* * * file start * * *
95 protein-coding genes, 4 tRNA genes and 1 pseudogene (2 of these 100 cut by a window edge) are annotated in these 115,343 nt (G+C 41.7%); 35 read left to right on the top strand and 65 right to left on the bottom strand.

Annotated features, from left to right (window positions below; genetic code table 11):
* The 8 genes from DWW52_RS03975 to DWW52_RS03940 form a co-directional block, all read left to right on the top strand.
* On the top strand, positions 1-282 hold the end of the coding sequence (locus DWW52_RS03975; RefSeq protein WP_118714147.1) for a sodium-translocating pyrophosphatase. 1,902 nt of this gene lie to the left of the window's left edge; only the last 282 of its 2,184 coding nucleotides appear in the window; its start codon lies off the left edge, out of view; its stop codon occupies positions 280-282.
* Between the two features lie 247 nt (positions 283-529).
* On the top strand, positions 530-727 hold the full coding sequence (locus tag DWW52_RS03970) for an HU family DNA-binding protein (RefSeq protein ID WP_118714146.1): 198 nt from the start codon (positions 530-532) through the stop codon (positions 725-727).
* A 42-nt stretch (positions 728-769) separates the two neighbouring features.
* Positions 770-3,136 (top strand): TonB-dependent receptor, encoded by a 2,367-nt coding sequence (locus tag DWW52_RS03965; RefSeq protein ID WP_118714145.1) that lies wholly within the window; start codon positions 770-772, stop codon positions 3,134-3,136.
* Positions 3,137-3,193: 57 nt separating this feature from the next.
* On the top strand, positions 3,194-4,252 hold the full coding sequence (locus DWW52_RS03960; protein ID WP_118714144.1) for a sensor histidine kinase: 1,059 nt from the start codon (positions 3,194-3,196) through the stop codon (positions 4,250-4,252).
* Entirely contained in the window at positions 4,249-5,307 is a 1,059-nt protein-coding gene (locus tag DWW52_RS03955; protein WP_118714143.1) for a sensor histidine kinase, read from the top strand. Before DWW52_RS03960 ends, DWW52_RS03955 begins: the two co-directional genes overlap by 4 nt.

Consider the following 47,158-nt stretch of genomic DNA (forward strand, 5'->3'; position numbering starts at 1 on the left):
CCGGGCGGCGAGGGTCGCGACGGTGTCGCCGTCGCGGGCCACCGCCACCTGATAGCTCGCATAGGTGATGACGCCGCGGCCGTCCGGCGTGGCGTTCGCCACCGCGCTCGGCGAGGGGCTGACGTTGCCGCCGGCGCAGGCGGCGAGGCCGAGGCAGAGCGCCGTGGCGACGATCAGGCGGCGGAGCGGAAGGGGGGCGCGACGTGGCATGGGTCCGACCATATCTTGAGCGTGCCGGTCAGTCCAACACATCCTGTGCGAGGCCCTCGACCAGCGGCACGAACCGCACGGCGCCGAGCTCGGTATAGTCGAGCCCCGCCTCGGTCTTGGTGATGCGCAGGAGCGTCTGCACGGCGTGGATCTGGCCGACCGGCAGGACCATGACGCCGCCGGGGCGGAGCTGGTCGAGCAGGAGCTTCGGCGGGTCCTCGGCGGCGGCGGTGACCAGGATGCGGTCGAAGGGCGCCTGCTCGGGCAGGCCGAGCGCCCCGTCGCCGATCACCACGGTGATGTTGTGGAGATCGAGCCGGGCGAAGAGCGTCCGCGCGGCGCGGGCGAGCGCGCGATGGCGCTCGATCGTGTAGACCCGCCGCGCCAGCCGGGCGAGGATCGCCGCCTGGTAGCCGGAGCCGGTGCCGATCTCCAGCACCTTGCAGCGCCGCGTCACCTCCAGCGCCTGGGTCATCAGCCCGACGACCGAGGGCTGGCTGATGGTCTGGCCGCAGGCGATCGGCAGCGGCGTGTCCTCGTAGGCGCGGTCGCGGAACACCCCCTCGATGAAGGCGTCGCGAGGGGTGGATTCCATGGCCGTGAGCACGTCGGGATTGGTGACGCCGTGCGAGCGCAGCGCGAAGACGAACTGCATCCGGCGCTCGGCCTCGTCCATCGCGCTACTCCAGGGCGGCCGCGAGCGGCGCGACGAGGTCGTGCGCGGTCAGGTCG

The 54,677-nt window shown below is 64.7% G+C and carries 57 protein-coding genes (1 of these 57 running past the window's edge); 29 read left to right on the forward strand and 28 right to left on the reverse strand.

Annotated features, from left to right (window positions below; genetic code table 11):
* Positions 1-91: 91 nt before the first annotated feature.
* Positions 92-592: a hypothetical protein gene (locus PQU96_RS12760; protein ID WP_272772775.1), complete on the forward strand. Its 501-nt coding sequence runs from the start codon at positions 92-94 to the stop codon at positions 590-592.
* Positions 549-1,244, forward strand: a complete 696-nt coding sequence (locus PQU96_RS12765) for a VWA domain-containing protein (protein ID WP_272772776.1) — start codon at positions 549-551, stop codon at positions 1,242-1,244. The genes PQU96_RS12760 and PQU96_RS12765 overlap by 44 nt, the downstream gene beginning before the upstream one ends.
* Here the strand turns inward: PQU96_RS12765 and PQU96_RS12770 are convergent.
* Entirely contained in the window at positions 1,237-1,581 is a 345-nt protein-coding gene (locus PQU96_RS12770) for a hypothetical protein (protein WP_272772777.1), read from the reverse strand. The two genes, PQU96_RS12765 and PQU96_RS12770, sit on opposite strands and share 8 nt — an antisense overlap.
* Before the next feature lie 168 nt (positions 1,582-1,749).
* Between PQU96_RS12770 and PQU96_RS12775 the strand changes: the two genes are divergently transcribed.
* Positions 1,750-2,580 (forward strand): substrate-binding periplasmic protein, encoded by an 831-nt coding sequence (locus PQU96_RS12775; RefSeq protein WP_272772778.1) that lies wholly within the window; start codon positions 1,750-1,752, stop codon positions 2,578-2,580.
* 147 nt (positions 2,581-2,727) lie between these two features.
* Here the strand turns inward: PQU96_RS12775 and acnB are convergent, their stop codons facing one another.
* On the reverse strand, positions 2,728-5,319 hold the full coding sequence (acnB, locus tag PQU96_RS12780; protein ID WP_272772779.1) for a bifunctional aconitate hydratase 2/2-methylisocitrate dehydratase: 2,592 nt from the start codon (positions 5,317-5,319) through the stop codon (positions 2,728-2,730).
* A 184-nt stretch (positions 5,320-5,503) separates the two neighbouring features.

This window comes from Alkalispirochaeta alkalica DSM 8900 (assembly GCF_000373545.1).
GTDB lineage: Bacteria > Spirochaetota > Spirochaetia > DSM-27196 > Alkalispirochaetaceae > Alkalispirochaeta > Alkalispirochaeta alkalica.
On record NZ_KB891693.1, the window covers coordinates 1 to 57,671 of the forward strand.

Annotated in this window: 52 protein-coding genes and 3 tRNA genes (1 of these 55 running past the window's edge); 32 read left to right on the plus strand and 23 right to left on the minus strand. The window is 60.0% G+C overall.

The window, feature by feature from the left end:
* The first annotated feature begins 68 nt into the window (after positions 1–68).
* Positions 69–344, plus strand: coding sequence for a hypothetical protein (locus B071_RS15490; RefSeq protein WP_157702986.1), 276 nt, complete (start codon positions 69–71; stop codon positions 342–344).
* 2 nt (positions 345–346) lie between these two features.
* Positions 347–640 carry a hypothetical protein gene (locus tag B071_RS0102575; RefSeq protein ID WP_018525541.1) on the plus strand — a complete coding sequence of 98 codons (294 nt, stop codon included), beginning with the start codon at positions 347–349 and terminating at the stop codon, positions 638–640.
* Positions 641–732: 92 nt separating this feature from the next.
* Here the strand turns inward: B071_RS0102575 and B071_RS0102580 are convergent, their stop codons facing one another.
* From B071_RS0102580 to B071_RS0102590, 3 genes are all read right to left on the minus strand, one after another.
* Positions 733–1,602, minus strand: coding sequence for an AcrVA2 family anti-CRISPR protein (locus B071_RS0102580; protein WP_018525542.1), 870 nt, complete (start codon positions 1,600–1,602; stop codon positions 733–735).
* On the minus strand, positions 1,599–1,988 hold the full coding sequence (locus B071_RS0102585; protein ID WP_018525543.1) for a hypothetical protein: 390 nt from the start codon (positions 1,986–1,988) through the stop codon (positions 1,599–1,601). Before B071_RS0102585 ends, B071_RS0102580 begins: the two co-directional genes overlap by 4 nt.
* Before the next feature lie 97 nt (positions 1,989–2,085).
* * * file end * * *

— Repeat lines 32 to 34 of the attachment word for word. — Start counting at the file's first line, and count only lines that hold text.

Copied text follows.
The window, feature by feature from the left end:
* The first annotated feature begins 68 nt into the window (after positions 1–68).
* Positions 69–344, plus strand: coding sequence for a hypothetical protein (locus B071_RS15490; RefSeq protein WP_157702986.1), 276 nt, complete (start codon positions 69–71; stop codon positions 342–344).